copyright 2017 Chris Smith All rights reserved.
"Somewhere...I lost myself."
Another day above ground. Another fight on the field. Another battle for survival. Another sunrise without answers. But maybe by the time sunset came we'd find some.
It was an early day. We had to get our asses in gear if we were going to make it to the Doc's. They scheduled us in their largest exam room and didn't schedule a lot of other patients while we were there. We took up a lot of time since there were three of us and Mom was very sick.
We dressed Mom and loaded her into the car with Dad's help. Mom laid down on the tiny back seat and used Dad's backpack to prop her head up. It was the most comfortable we could make her in the old VW Bug.
He bought the car when he came home from Vietnam. It was the same car he courted Mom in. On their first date he took her to the beach for a picnic dinner. He barbecued a chicken on some sticks over an open fire. Mom was completely impressed. Dad had major swag.
It was the same car he proposed to her in, parked on a little local street by the beach.
"So, what do you think about marriage?" Dad asked on that day so many moons ago.
"What do you think?" Mom responded.
"I asked you first," he said.
"I asked you second," Mom responded.
She wasn't going to make it easy for him. I imagined him, stammering, trying to find a way to tell her. Trying to spill his heart out and put everything on the line. He finally did and she said "Yes". It would be the start of a great many adventures. Theirs was an epic love story that had stretched across the miles and years in ways that would require too many books to tell it all.
Times had changed. Now we were driving her to Doctor appointments. Dad spent a lot of his time in the car running errands. They weren't any more beach trips.
It was the same routine every time we arrived at the Doc's. I would wait outside in the car while Dad went inside to find out if they were ready for us. Then Dad would come back outside with the wheelchair. Dad would help lift Mom out of the back seat into the wheelchair that I would steady for him, and we'd all head back inside.
She was so frail these days. It was hard to look at her. I had to push it out of my mind, the why of it. I had to push all the feelings so deep. I had to bury them. I couldn't do all this if I had to always be aware of it. It would kill me. It was killing me. Not in the flesh. But in the soul. In the places I had no name for with feelings I couldn't put into words.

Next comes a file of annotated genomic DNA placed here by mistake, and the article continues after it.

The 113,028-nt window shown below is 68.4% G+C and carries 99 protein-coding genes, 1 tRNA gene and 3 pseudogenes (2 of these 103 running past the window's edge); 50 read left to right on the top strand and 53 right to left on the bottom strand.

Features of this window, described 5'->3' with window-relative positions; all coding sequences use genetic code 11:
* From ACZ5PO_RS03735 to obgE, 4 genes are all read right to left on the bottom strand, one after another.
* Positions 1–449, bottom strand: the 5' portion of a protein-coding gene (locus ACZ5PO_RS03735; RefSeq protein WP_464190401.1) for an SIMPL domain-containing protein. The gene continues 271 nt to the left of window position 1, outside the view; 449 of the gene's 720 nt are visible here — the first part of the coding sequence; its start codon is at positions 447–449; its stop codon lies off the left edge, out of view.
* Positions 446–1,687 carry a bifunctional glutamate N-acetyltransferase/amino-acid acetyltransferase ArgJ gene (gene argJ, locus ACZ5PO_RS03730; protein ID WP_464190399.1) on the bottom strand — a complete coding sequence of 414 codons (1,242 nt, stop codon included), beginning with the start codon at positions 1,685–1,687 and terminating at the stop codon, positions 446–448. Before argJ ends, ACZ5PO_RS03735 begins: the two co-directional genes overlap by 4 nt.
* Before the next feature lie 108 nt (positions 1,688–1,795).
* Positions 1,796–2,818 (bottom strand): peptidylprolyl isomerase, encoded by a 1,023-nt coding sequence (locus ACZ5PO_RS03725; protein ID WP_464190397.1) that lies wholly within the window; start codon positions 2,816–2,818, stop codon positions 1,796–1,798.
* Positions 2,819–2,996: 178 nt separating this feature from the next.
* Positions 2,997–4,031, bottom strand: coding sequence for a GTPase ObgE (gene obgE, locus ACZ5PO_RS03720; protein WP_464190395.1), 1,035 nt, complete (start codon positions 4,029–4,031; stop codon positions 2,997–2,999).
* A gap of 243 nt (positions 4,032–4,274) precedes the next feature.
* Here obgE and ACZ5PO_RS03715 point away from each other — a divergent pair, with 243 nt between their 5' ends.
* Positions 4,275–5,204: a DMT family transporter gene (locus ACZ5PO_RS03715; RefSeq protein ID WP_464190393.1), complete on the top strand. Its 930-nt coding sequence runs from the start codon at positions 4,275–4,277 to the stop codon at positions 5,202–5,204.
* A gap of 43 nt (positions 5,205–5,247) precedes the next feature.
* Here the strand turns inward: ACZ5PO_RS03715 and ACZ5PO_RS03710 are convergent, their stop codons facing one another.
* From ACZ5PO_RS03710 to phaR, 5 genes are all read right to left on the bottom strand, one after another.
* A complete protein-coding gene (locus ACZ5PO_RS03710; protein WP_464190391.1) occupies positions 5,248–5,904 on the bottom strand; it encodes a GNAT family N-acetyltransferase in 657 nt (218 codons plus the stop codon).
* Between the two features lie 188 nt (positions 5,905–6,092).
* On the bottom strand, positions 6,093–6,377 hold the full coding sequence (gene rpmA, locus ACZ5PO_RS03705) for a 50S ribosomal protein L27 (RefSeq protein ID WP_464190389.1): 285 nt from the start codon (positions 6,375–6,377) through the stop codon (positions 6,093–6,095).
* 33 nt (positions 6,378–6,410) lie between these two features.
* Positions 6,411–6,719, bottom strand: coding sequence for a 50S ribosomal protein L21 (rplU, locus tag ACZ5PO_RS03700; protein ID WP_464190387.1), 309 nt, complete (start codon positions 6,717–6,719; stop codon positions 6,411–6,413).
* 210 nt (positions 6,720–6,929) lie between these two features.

Trips to the Doc's were a chore. Dad and I had to be attentive and always aware of Mom.
Did Mom need anything?
Was Mom okay?
We wheeled Mom into the exam room and unloaded her onto the chiropractic exam table. Then the Doc walked in, holding all our charts.
"Are you still doing the massages?" the Doc asked.
"Yes, but we haven't been able to get anything to loosen up," Dad said.
The Doc went through the Applied Kinesiology testing on Mom, using Dad as the surrogate, while I took notes. He picked up viral in her large intestine.
"Keep hitting her hemorrhoid point," the Doc said looking at me.
"Okay," I said.
He pulled out his stethoscope and listened to her gut again.
"She's showing improvement," the Doc said.
"Really?" I asked.
The Doc looked at me.
"Yes, she is. But we need to get things moving a little faster. Hold on," the Doc said.
The Doc walked out of the room and we waited. It wasn't a good sign when he walked out of the room. It meant he was bringing something else into the mix which could mean trouble for the people taking it. Well, it helped heal but it wasn't always fun to go through.
The Doc walked back in the room with a small bottle. It was a new nutritional supplement we'd never taken before, Aloe 225.
"So tonight, give her six," the Doc said.
"Six?" I asked.
Six pills were a lot of pills to give at once. Especially something as strong as aloe vera.
"Yep. Six," the Doc said.
"Okay," I said.
I knew a little about aloe vera and it's healing properties from a seminar years ago. It was given by a nutritional supplement company who had brought in a man dubbed the name "Mr. Aloe". I had sat in the seat, listening to his lecture, in total amazement of the things he'd put to the test with his aloe.
When we all finished with our exams, Dad went up front to the receptionist desk to settle up and get any nutritional supplements we needed.
The Doc pulled me aside while Dad was out of the room. Something was up. Whenever he pulled me aside, it meant whatever he had to tell, was only for me. And he was telling me in part to my honorary title of "Junior Doc".
"Don't tell your Dad this but this may get things moving in a big way," the Doc said with a wink.
"Uh, okay," I replied.
I laughed! Dad was going to be in for a surprise. It was my guess he'd have his hands full, literally.
Me to Bro: The Doc said Mom has a viral infection. Doc said her gut sounds good. Upping her supplements to get things moving. He said she's in an emotional hole that she may not be able or want to dig herself out of.
Juice Day 80
4 leaves collard greens
2 ½ apples
1 tablespoon ginger root
2 leaves red leaf lettuce
4 leaves napa cabbage
2 ½ carrots
2 stalks celery
½ cup fresh pineapple
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A HARD RUN INTO HELL Book 4 (EDITING) is the juice worth the squeeze seriesNon-Fiction
I was standing in Hell, burning. I looked over to see my Dad, standing right next to me. He was burning too. We had brought my Mom home from the hospital and care facility, after being diagnosed with Stage 3 cancer and decided not to do chemo, ag...